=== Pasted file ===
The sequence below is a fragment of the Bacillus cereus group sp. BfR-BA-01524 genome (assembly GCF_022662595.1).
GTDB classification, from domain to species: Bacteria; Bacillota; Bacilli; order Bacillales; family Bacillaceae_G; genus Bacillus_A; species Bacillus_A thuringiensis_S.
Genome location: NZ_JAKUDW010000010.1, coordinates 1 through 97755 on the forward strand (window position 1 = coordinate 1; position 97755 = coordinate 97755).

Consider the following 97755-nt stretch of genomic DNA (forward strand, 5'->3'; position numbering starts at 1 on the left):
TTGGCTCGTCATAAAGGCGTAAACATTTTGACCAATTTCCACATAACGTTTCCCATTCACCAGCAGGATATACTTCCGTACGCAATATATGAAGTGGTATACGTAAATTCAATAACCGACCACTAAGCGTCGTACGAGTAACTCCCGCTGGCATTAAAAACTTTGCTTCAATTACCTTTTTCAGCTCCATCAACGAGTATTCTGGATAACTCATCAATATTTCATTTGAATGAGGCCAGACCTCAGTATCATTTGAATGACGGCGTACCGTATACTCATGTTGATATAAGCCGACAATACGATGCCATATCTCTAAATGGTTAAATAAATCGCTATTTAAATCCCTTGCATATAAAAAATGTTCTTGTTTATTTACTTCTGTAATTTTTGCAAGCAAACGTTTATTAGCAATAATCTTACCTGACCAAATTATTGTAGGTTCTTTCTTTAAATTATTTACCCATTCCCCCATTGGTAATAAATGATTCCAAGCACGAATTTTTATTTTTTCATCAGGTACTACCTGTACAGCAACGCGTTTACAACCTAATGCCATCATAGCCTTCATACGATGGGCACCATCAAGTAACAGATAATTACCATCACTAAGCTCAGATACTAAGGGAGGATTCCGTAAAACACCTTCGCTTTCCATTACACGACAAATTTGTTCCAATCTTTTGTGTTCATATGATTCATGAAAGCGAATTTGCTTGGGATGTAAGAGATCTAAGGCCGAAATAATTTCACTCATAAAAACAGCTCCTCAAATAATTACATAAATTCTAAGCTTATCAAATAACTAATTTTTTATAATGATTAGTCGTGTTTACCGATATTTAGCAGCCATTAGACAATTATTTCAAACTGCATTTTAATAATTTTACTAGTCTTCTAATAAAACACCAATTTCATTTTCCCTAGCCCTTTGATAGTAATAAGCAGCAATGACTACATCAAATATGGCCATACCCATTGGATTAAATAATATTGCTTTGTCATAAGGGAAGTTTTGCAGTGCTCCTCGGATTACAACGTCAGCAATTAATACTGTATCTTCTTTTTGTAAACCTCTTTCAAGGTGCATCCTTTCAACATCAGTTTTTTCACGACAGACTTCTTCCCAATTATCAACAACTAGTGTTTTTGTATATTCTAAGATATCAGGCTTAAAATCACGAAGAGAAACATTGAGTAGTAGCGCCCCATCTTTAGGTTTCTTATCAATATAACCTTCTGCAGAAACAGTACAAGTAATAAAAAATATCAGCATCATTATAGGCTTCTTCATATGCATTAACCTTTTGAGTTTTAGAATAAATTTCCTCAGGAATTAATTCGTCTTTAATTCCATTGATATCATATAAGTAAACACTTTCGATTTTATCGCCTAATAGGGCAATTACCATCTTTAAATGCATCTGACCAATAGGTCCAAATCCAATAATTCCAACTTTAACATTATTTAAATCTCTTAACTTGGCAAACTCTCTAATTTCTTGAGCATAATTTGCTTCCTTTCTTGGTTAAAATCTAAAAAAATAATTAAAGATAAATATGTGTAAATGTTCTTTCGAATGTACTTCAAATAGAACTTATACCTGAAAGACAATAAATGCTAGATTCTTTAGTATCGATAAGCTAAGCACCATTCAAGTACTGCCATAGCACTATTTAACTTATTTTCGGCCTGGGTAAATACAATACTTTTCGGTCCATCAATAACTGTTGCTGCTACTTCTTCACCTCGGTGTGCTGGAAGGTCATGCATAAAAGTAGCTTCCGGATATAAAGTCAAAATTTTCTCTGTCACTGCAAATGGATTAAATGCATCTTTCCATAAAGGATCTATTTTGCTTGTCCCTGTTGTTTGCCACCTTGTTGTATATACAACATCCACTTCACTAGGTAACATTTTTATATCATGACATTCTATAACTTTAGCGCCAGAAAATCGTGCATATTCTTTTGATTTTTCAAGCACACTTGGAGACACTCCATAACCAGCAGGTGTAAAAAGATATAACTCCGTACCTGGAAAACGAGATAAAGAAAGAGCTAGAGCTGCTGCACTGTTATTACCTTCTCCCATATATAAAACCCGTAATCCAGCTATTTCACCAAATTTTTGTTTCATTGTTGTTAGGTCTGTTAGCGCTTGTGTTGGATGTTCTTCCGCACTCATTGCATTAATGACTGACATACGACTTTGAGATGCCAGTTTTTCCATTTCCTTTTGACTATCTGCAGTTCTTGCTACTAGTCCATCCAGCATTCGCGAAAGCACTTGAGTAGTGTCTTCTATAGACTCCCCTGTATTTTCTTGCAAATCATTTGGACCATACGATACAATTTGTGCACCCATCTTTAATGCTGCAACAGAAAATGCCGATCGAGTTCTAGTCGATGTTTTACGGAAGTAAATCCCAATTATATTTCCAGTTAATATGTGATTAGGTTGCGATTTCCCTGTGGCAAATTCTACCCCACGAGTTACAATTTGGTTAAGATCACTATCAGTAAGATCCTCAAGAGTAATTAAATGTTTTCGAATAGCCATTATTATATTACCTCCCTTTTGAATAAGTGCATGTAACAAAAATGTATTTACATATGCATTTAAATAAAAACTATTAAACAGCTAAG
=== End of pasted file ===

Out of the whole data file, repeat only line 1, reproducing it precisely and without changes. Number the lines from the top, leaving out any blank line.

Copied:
The sequence below is a fragment of the Bacillus cereus group sp. BfR-BA-01524 genome (assembly GCF_022662595.1).